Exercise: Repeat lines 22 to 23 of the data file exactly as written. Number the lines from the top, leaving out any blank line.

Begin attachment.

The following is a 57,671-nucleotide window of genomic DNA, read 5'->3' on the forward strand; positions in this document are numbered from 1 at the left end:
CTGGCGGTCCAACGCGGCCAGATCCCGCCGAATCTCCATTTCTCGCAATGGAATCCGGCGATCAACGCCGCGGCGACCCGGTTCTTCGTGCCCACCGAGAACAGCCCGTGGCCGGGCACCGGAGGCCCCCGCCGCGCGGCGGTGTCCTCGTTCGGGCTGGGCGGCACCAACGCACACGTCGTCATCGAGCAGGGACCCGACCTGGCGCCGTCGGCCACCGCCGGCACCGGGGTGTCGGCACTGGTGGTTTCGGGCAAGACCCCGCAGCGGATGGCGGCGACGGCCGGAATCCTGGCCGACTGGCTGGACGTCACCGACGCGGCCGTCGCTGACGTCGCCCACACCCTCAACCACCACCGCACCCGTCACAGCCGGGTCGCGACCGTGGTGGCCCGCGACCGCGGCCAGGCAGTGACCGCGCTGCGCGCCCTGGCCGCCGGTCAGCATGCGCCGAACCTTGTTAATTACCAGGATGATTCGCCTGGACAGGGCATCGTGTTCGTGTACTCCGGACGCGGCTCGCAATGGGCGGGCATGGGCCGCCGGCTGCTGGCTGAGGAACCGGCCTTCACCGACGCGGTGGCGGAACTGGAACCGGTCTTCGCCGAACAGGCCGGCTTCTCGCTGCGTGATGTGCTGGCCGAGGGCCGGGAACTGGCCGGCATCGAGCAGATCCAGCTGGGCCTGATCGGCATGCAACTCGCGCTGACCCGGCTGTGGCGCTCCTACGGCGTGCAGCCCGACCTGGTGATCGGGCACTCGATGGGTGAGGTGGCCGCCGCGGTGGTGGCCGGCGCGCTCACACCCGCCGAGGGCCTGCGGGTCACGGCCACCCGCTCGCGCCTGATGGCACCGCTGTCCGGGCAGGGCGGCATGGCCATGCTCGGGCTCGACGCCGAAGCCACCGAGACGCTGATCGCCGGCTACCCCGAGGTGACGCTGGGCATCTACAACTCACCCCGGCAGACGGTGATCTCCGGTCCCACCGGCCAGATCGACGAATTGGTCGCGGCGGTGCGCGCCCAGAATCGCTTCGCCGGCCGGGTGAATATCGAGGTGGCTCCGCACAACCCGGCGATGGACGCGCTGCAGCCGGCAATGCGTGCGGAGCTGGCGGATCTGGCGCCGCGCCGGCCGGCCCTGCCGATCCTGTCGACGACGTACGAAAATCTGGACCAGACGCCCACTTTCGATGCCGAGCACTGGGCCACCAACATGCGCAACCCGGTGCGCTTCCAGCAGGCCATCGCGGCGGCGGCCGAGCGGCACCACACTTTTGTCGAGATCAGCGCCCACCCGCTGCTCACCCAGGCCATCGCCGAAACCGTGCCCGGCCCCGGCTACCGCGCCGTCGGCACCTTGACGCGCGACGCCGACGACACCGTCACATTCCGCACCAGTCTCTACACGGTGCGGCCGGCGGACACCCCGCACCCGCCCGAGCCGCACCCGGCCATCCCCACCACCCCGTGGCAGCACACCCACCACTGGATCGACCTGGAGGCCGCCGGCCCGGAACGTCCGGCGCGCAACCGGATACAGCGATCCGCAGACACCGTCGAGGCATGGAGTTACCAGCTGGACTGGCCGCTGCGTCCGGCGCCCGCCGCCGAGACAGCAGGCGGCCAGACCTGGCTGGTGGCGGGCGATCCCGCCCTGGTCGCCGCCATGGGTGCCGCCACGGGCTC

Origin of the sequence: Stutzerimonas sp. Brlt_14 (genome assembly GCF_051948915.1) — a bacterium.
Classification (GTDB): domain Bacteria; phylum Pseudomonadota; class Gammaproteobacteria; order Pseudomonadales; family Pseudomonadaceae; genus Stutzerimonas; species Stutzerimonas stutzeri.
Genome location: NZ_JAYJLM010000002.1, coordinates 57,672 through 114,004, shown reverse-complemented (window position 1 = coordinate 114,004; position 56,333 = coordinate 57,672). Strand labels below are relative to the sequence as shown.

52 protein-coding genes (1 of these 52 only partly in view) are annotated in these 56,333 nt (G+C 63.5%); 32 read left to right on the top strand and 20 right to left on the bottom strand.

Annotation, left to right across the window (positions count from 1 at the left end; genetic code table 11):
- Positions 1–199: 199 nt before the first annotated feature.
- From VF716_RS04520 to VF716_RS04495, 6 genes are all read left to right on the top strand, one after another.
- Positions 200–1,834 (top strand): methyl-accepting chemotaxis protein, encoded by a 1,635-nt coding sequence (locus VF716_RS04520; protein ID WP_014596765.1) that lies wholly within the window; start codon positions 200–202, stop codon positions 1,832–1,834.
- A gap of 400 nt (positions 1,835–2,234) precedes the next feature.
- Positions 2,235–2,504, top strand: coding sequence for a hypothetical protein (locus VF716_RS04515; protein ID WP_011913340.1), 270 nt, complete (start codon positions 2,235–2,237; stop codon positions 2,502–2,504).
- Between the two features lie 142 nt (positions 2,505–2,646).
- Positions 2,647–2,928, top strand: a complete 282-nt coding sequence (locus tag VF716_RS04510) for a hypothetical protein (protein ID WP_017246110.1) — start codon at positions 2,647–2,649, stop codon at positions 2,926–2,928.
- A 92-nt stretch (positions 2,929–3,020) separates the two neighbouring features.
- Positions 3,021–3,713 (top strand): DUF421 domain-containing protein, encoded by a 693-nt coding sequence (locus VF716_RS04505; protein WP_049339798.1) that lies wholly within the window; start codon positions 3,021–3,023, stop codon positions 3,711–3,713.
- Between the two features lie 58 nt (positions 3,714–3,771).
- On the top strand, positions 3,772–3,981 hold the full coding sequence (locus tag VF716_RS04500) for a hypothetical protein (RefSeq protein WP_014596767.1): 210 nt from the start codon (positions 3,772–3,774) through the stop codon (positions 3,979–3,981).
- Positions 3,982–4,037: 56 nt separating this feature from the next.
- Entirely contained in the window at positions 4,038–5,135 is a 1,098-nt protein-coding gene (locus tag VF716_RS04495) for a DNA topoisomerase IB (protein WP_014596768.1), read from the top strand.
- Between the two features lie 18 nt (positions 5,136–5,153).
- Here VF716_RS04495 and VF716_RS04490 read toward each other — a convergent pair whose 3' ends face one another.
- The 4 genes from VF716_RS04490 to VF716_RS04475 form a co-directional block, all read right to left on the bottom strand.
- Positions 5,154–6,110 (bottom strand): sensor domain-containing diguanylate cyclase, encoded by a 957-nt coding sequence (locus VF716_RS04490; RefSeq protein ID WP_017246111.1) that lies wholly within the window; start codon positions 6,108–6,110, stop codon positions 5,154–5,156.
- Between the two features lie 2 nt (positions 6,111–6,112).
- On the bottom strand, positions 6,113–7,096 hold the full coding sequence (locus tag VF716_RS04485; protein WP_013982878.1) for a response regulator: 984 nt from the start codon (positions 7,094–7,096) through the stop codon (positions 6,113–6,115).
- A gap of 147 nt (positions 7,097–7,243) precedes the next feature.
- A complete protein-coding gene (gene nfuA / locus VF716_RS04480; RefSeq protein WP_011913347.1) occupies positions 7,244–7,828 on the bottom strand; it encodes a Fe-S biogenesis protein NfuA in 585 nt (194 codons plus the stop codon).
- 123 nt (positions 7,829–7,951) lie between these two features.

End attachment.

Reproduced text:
- Here VF716_RS04495 and VF716_RS04490 read toward each other — a convergent pair whose 3' ends face one another.
- The 4 genes from VF716_RS04490 to VF716_RS04475 form a co-directional block, all read right to left on the bottom strand.